Crypt (Gr. κρύπτη, a concealed place; Lat. crypta; Fr. crypte).
I. Among the ancient Greeks and Romans a crypt was primarily a long, narrow gallery, above the level of the ground, surrounding a court-yard, and having walls on both of its sides, with windows in the wall facing the court. These crypts had often a portico lining them or running between them and the open court. They served as a place of promenade during the hot or wet weather, and were finally so extensively used that they were even built for the officers near the Praetorian camps in Rome. Crypts similar in construction and location were built for storing wines, vegetables, and other articles, like the modern subterranean cellar. When all the windows were closed they were dark and cool, and hence the word was applied even by the ancients to any dark and long chamber or passage, as the dark stables where horses were kept under the amphi-theater, the cloaca maxima at Rome, the tunnel at Naples, and to a grotto where Quartilla offered sacrifice.
II. The word crypt was applied by the early Christians to those subterranean burial-places which were afterwards called Catacombs (q.v.). The term was later limited to the larger chambers in the Catacombs where one or more martyrs were buried. These crypts were larger than the other rooms in the Catacombs, and were often ornamented, and devoted to divine worship. For this purpose they were double, one part serving for the men and the other for the women, with small antechambers for the catechumens. Some of these crypts had openings into the fields above.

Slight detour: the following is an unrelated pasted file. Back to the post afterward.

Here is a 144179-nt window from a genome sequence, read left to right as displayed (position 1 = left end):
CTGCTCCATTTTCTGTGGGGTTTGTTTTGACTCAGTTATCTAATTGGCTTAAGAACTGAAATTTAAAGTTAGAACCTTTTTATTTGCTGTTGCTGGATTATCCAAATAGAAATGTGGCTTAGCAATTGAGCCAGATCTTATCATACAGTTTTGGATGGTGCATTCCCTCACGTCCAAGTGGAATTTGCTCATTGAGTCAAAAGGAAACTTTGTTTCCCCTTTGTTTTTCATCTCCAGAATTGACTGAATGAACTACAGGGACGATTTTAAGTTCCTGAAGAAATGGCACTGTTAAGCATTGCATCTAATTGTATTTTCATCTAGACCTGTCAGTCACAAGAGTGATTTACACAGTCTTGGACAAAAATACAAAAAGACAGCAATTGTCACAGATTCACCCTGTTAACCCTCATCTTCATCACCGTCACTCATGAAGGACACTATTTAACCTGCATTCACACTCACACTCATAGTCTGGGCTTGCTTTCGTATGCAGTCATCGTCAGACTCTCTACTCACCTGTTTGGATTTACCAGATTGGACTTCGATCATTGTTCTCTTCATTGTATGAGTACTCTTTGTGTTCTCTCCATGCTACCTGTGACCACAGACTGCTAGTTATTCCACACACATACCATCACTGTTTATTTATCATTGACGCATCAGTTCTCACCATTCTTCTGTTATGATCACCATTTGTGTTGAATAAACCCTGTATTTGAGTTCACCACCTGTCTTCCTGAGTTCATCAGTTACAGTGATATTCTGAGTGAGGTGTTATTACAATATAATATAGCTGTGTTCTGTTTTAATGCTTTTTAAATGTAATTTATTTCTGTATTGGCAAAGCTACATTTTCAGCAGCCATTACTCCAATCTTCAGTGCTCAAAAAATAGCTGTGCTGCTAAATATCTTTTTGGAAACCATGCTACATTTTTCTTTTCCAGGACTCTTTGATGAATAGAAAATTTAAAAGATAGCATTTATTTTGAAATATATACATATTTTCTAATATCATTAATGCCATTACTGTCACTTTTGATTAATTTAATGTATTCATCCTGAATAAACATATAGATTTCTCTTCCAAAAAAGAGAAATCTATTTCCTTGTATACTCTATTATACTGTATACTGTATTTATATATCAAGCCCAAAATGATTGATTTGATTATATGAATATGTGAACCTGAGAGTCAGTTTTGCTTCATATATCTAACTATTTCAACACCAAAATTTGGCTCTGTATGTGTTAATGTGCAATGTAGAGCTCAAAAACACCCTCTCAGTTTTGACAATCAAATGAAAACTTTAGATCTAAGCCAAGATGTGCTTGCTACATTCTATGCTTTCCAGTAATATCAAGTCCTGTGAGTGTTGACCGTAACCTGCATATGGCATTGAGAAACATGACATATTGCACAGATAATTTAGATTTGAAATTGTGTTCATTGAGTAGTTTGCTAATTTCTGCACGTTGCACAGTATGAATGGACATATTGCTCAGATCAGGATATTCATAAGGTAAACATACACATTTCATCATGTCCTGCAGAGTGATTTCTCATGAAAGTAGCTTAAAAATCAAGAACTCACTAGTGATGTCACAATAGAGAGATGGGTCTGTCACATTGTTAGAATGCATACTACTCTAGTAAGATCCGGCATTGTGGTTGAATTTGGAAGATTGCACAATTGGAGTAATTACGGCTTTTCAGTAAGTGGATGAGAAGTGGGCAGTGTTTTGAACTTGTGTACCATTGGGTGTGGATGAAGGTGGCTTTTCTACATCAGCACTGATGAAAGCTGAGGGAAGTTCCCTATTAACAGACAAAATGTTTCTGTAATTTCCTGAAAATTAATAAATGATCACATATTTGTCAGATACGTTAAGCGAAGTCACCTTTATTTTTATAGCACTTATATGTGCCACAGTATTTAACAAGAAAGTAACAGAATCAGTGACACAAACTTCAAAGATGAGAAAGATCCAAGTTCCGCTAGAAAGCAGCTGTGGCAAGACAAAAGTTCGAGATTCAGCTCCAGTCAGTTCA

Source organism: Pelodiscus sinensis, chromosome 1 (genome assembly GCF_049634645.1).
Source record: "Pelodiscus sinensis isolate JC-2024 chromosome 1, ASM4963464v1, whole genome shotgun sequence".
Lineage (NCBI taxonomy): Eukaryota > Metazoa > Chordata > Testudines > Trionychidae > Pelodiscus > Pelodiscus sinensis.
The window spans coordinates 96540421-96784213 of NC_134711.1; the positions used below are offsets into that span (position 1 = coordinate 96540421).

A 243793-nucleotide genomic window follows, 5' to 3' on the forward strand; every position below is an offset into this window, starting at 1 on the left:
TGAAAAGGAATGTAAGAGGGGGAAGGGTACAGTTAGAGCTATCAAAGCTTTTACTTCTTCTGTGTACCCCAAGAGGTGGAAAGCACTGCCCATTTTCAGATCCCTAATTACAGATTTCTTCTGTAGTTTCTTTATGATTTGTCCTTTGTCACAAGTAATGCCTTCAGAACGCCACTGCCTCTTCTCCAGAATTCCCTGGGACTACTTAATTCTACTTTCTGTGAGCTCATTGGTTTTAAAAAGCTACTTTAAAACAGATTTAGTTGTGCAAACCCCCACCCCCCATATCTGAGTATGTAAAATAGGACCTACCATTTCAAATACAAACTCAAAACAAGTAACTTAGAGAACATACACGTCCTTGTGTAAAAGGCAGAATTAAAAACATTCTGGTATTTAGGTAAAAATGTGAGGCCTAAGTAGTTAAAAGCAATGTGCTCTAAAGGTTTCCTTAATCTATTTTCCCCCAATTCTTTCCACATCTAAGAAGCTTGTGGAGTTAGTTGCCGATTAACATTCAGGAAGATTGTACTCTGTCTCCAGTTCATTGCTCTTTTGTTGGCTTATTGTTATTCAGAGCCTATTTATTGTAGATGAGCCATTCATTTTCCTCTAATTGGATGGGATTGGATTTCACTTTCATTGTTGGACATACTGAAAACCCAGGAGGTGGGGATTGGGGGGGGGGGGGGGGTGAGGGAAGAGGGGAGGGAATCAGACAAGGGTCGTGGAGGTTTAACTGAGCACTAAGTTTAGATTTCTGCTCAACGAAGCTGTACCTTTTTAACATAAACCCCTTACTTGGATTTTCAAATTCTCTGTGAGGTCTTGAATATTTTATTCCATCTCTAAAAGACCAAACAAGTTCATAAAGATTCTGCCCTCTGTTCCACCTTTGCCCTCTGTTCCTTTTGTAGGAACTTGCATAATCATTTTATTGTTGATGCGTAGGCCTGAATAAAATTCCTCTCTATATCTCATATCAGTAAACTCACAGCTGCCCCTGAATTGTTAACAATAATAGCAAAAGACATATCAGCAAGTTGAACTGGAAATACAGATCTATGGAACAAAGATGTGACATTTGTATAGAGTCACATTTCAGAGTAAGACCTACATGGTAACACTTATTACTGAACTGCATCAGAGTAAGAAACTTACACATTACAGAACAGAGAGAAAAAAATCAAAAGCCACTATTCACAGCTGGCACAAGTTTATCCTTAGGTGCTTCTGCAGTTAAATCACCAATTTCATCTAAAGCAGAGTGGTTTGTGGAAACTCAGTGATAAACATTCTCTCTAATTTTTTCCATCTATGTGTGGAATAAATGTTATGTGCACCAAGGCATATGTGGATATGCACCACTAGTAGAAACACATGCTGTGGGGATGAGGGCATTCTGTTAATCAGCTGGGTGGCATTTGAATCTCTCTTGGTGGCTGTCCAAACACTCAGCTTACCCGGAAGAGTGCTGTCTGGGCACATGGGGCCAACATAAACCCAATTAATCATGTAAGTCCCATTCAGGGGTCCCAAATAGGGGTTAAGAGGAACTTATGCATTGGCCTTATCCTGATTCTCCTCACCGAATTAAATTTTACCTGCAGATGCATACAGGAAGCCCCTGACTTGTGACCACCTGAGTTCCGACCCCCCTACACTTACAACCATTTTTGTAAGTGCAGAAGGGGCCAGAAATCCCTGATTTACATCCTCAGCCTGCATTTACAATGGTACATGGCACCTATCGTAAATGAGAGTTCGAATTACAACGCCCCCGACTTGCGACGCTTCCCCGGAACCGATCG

III. When persecution ceased, and Christians built church edifices above ground, the custom was adopted of placing the remains of martyrs — later of archbishop, bishops, abbots, and other high church officials — in crypts under the intersection of the cross in the plan of the church. In the Basilican period of architecture these crypts were often called by the name confessio. In. the Romanesque period the name crypt was resumed. In the churches of this period, the crypt extended under the high altar and back under the entire choir or apsis, sometimes even including the space under the transept. This crypt formed almost a separate church, and caused the floor above it of the main body of the church to be raised higher than that of the nave, to which the audience had access. Churches founded in the latter part of the Romanesque period, and thereafter, had no crypts. The reason of their disappearance from church architecture is not well understood. — Liibke, Geschichte der Architektur; Rich, Dictionary of Greek and Roman Antiquities.